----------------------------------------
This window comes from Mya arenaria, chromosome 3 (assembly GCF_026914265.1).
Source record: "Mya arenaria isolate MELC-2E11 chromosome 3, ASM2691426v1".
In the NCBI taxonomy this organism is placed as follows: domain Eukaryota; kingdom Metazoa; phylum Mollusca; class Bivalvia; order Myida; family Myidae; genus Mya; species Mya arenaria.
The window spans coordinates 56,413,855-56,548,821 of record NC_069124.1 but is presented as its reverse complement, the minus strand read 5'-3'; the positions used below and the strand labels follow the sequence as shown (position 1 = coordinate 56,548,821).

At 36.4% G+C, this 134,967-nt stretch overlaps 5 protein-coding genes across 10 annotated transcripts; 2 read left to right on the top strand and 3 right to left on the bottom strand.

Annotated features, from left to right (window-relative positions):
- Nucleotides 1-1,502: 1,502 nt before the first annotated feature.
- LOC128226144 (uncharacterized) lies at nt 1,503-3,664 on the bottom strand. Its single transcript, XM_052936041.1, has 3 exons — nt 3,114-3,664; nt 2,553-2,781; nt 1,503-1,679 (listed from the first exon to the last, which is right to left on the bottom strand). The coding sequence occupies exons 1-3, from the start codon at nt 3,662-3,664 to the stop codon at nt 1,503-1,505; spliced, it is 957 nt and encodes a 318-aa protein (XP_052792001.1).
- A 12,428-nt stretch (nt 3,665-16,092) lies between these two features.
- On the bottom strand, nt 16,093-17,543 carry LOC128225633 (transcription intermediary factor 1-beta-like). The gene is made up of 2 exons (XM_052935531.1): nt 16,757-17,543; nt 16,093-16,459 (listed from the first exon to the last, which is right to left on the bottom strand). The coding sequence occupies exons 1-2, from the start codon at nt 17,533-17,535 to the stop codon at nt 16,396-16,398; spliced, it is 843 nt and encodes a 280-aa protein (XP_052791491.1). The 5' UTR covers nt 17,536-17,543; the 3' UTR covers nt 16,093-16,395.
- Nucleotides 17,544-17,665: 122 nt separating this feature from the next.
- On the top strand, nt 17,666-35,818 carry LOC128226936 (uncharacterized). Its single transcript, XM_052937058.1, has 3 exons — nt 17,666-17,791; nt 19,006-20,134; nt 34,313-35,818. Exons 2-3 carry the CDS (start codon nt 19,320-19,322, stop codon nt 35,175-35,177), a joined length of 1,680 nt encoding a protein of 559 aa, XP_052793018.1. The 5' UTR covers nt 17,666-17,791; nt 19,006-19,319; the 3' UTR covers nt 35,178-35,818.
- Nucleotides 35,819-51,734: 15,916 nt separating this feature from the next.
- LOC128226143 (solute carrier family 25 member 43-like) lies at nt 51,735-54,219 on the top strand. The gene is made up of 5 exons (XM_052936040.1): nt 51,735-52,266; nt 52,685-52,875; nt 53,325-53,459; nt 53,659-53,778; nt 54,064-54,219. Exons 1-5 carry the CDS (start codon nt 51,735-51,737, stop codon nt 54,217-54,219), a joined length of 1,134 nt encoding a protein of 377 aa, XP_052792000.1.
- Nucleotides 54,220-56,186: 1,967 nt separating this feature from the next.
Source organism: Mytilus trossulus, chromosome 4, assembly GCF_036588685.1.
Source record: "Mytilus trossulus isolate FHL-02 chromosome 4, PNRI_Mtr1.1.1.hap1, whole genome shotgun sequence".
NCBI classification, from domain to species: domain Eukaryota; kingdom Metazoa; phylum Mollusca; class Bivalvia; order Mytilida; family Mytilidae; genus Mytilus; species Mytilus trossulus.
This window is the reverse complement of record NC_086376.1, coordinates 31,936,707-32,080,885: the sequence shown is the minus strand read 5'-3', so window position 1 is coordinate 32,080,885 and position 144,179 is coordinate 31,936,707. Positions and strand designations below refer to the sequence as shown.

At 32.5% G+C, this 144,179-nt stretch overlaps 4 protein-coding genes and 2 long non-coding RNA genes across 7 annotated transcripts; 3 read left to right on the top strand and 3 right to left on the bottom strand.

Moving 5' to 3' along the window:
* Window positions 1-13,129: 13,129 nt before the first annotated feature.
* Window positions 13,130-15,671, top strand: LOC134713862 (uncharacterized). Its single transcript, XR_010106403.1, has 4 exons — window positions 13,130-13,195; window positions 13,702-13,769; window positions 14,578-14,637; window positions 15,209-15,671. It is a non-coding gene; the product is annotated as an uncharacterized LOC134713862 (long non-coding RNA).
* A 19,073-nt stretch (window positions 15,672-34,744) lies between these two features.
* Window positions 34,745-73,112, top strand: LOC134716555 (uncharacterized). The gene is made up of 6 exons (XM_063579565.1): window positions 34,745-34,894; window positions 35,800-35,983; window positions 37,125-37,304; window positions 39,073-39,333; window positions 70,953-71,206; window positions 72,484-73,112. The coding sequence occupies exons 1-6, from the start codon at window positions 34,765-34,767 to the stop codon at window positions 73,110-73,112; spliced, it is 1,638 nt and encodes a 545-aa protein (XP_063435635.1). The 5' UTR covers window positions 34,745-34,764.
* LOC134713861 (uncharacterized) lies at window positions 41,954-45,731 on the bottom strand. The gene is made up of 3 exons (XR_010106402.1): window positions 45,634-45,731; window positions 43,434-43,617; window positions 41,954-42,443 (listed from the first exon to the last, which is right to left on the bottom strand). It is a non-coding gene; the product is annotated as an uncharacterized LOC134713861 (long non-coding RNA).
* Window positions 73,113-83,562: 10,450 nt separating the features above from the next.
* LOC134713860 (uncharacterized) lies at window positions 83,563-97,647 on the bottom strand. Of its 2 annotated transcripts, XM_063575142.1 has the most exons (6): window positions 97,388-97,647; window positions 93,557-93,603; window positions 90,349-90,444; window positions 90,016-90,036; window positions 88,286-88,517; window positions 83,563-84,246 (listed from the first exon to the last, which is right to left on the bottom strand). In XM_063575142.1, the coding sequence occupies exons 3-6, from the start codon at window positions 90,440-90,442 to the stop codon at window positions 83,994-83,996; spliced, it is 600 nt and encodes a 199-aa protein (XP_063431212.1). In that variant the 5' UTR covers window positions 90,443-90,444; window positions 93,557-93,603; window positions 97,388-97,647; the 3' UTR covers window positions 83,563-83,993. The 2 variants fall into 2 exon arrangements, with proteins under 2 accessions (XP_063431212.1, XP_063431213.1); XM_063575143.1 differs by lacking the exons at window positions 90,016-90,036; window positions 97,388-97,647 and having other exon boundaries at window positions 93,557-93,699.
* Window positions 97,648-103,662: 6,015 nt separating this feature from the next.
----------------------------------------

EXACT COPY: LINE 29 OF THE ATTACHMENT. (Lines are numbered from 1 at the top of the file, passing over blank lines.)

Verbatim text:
* Window positions 97,648-103,662: 6,015 nt separating this feature from the next.